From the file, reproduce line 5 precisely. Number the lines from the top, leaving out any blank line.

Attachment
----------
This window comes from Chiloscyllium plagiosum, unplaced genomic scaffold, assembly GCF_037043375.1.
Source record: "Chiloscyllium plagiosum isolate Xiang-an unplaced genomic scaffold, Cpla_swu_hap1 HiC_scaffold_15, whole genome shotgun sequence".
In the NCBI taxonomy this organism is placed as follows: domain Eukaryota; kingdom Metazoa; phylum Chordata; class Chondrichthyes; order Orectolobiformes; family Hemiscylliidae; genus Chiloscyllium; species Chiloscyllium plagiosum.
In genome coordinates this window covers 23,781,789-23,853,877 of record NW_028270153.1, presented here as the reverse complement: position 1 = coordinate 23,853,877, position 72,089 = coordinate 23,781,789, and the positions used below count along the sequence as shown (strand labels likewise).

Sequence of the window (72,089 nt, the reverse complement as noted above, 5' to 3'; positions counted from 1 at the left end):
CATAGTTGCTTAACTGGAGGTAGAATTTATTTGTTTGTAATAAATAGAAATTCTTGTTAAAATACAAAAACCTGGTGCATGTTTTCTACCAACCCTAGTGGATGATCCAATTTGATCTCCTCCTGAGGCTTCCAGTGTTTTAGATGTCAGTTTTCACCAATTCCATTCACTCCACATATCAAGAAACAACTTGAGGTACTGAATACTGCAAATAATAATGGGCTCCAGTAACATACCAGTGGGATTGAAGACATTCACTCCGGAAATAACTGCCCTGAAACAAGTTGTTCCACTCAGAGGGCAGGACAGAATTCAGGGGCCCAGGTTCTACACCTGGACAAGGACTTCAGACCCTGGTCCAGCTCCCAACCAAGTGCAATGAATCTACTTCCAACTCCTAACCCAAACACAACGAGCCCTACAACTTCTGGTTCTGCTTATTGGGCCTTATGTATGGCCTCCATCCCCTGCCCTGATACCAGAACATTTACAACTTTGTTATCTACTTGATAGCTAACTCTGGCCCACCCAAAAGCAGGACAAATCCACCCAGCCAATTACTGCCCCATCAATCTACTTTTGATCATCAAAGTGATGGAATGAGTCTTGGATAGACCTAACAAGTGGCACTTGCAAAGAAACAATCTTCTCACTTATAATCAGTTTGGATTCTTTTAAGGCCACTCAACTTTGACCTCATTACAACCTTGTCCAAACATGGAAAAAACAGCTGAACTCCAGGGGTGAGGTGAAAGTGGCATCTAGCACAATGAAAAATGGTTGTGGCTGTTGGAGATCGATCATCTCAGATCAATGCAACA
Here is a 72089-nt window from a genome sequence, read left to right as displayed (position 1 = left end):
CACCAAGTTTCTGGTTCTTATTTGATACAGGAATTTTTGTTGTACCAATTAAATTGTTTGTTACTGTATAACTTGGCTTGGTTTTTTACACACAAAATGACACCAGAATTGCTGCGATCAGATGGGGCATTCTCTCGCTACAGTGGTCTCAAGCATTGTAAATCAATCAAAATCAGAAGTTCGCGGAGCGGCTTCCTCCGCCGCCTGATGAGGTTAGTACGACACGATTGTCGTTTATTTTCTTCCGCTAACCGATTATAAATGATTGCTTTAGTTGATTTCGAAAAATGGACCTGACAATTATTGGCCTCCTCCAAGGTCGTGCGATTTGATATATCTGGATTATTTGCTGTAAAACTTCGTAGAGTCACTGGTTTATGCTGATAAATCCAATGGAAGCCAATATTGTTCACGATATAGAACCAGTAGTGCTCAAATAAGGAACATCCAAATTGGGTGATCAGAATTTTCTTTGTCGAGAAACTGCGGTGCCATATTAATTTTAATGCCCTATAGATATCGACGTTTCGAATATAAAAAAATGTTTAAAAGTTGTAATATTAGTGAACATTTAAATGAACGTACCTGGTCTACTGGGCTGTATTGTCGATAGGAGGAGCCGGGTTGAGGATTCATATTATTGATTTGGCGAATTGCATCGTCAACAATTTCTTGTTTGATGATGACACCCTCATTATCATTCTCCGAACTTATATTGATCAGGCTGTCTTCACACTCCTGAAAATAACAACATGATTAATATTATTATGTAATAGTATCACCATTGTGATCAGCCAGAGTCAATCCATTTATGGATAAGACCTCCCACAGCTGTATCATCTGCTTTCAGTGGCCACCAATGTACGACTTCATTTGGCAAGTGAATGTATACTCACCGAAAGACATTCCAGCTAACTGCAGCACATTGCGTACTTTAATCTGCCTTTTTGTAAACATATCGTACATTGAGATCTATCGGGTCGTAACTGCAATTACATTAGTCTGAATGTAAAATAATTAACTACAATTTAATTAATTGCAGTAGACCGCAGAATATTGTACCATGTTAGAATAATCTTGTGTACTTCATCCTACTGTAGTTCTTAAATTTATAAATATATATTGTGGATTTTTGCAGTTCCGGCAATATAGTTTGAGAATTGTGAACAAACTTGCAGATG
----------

Sequence of the window (72,089 nt, the reverse complement as noted above, 5' to 3'; positions counted from 1 at the left end):